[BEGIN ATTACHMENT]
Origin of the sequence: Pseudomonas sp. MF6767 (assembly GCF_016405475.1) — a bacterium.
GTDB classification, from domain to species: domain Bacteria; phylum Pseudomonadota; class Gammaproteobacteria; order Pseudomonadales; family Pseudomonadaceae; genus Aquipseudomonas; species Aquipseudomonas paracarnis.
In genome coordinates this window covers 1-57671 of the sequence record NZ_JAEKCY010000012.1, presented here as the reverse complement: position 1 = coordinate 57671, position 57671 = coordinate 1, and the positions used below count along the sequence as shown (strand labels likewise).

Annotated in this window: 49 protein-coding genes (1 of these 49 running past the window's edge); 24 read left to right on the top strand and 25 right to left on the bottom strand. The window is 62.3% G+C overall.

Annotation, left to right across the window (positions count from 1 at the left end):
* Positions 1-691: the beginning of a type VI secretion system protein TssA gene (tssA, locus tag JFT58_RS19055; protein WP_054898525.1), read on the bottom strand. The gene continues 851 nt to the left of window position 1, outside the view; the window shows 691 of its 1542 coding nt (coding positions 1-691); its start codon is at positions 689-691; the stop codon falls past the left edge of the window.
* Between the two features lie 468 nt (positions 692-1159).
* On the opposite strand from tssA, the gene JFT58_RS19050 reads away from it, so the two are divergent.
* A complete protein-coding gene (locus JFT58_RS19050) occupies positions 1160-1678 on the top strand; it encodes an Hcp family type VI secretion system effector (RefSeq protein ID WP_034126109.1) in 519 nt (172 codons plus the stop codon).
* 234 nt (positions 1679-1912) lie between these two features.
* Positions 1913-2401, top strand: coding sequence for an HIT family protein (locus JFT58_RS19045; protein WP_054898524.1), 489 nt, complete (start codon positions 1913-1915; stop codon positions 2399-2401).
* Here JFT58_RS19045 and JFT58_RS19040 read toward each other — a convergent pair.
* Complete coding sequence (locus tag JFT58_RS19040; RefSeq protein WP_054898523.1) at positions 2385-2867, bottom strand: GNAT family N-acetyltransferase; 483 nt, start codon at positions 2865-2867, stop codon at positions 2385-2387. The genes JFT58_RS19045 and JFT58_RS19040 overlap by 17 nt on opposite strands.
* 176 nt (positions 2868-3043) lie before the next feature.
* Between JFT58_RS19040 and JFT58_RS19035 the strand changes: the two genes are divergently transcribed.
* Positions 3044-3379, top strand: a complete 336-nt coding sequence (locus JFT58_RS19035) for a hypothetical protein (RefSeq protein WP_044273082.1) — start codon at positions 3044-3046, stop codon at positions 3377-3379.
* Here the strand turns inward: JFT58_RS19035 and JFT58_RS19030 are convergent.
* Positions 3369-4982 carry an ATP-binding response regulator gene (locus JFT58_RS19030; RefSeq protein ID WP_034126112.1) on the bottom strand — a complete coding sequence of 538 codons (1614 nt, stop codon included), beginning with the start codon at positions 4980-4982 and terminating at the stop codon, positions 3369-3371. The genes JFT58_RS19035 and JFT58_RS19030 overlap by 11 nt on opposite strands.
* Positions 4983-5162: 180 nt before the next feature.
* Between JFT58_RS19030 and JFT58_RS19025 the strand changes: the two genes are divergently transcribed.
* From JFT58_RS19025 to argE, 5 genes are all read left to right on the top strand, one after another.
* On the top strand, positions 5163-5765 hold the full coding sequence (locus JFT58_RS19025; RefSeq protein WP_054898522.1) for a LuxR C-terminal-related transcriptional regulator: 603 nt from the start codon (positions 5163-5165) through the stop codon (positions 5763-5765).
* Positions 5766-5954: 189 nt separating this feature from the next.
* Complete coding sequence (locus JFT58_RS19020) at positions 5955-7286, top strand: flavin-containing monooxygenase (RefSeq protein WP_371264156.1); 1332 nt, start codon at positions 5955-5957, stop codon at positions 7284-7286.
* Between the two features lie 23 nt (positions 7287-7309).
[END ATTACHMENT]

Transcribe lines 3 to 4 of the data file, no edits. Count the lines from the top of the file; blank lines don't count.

In genome coordinates this window covers 1-57671 of the sequence record NZ_JAEKCY010000012.1, presented here as the reverse complement: position 1 = coordinate 57671, position 57671 = coordinate 1, and the positions used below count along the sequence as shown (strand labels likewise).

Annotated in this window: 49 protein-coding genes (1 of these 49 running past the window's edge); 24 read left to right on the top strand and 25 right to left on the bottom strand. The window is 62.3% G+C overall.